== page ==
Another approach would be just to package up all the files into an archive and put that into a registry of some kind, and have the web server to pull the content from here, extract and serve it. I consider this the "non-existent" way, because I really can not find any know-how or other existing solutions around this. I know there are registry/repository solutions (like Nexus) that can host arbitrary artifacts (even S3 could be used this way). But haven't seen anyone using anything similar to deploy static sites.
But that never stopped me from engineering my own weird solution to something. It's just not the path I choose... possibly because I don't have a registry set up anywhere, and I don't want to host one just for this project (and don't want to pay for it either...).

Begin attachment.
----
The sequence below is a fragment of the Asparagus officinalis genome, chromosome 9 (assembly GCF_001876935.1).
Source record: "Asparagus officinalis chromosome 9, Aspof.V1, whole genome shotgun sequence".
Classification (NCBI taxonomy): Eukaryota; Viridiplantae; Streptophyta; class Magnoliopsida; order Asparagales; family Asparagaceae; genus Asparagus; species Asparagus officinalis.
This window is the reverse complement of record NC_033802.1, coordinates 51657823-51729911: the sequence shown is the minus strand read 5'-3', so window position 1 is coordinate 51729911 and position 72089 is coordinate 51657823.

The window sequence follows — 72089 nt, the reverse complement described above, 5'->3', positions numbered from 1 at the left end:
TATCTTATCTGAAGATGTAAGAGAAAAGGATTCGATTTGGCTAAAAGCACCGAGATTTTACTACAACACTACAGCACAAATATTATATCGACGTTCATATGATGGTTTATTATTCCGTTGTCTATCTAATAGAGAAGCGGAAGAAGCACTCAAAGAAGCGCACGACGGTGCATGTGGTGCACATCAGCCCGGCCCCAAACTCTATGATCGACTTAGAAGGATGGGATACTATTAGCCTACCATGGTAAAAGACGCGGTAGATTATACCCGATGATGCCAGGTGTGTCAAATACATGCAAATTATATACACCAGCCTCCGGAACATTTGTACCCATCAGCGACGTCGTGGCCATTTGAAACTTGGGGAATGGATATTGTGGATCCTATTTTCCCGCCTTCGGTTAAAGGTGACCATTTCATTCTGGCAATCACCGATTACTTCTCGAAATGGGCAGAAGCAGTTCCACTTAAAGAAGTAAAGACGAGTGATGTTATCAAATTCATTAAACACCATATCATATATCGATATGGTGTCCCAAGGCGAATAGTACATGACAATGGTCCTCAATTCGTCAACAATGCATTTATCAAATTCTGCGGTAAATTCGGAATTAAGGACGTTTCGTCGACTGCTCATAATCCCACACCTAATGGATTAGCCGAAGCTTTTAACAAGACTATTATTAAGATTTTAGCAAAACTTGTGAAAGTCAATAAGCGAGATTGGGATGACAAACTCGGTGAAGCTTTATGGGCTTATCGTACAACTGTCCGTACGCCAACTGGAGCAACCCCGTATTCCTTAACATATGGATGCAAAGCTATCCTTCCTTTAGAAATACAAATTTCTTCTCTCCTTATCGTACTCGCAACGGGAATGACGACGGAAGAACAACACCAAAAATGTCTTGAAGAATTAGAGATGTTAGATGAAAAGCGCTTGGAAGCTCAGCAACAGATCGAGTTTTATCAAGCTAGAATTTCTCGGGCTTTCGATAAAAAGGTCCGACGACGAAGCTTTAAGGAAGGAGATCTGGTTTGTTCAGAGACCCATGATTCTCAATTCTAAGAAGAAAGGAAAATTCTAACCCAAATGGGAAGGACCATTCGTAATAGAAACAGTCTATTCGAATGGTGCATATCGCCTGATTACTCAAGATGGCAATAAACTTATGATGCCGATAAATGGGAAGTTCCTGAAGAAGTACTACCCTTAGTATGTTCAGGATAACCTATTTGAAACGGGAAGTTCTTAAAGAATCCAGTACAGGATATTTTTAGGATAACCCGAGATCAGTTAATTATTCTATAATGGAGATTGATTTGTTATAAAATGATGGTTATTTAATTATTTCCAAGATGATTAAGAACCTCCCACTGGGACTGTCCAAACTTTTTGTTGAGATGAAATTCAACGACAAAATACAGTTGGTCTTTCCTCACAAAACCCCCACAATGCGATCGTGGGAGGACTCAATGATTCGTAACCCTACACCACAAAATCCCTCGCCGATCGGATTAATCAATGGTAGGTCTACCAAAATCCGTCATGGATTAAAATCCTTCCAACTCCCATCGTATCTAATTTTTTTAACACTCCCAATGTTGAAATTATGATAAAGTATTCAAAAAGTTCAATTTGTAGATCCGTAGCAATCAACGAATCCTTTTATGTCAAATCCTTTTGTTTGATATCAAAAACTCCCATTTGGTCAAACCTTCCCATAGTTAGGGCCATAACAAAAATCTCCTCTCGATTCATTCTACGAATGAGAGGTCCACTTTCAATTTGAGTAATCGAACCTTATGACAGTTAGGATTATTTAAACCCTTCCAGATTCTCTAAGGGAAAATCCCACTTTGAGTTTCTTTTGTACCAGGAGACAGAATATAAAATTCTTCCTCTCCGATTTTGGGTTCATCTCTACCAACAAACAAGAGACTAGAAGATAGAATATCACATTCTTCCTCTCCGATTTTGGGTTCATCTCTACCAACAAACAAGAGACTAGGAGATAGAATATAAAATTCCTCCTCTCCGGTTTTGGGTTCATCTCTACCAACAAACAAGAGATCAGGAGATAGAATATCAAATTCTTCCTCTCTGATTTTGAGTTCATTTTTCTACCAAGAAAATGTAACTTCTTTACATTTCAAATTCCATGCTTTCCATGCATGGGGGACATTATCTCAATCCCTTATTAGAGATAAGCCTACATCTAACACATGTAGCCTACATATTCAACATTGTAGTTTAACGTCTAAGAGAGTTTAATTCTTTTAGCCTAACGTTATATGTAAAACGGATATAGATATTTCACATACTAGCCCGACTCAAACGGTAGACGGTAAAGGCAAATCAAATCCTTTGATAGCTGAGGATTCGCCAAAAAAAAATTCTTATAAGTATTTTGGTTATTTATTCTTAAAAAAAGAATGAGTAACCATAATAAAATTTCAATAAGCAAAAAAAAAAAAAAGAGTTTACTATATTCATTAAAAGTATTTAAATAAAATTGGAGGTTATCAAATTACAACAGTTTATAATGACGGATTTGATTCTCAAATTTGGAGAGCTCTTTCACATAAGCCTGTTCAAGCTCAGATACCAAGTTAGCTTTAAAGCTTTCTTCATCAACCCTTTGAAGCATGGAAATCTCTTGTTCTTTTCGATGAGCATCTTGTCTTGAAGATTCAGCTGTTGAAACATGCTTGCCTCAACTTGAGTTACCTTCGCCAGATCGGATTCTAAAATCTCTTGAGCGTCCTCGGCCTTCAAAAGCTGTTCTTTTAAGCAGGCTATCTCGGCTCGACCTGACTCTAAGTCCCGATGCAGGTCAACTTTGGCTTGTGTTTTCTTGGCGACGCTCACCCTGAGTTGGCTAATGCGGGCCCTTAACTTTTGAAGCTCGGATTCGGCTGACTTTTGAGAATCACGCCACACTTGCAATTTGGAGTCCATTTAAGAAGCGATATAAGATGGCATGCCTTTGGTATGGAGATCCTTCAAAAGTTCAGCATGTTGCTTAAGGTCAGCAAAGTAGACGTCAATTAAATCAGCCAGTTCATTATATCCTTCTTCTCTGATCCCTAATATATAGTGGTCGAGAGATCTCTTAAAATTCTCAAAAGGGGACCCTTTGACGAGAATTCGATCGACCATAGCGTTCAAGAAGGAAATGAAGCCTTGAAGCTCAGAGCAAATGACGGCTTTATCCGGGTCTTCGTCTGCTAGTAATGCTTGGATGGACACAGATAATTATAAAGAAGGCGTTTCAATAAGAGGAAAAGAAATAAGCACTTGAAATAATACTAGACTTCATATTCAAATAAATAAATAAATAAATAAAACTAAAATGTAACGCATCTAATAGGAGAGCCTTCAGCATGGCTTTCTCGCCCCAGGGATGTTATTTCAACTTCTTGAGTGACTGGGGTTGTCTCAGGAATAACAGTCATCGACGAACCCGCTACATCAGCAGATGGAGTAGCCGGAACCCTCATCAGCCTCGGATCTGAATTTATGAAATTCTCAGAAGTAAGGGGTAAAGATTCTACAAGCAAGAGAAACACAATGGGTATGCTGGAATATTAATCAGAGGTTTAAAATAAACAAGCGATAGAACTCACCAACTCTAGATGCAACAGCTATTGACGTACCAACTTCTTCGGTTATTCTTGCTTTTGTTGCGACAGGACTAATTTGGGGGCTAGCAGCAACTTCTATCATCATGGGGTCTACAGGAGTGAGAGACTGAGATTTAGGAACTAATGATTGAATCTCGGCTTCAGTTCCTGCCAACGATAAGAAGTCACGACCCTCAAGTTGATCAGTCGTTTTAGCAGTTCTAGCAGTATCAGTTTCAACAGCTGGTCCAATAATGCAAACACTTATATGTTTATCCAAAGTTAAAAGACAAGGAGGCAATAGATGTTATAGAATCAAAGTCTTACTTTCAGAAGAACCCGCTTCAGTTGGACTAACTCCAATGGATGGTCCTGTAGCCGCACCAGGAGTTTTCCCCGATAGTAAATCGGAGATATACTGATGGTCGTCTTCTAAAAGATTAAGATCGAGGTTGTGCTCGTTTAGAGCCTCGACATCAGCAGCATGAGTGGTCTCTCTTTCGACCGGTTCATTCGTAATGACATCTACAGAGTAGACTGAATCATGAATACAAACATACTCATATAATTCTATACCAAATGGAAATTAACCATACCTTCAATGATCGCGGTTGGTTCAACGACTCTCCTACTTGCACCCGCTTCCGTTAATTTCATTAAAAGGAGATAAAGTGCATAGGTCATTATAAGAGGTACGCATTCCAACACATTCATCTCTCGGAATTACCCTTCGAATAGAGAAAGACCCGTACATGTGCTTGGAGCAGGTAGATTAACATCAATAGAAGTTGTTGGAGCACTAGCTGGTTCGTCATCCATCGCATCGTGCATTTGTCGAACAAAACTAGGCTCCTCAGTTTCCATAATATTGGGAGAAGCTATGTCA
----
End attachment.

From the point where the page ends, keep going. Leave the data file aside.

Use GitHub/GitLab pages
I'm not really familiar with these, but by reading the documentation, it seems to be possible to host the artifact built from a CI job on them using their own CI solutions.
The problem with this is that it would solve the problem way too easily. Also, a smaller problem is that it seems like that they require their own CI solutions to be used, which is not good, since I want to use my own self-hosted Drone CI instance for that purpose.
Use S3 or similar to host the site
Most S3 providers support hosting your static site directly from an S3 bucket. It doesn't seem complicated to set up something like this on my own, so I wouldn't even have to pay extra for it.
But we are getting off-track with these good solutions here...
Publishing my static site from a CI job
That's right, I need something different!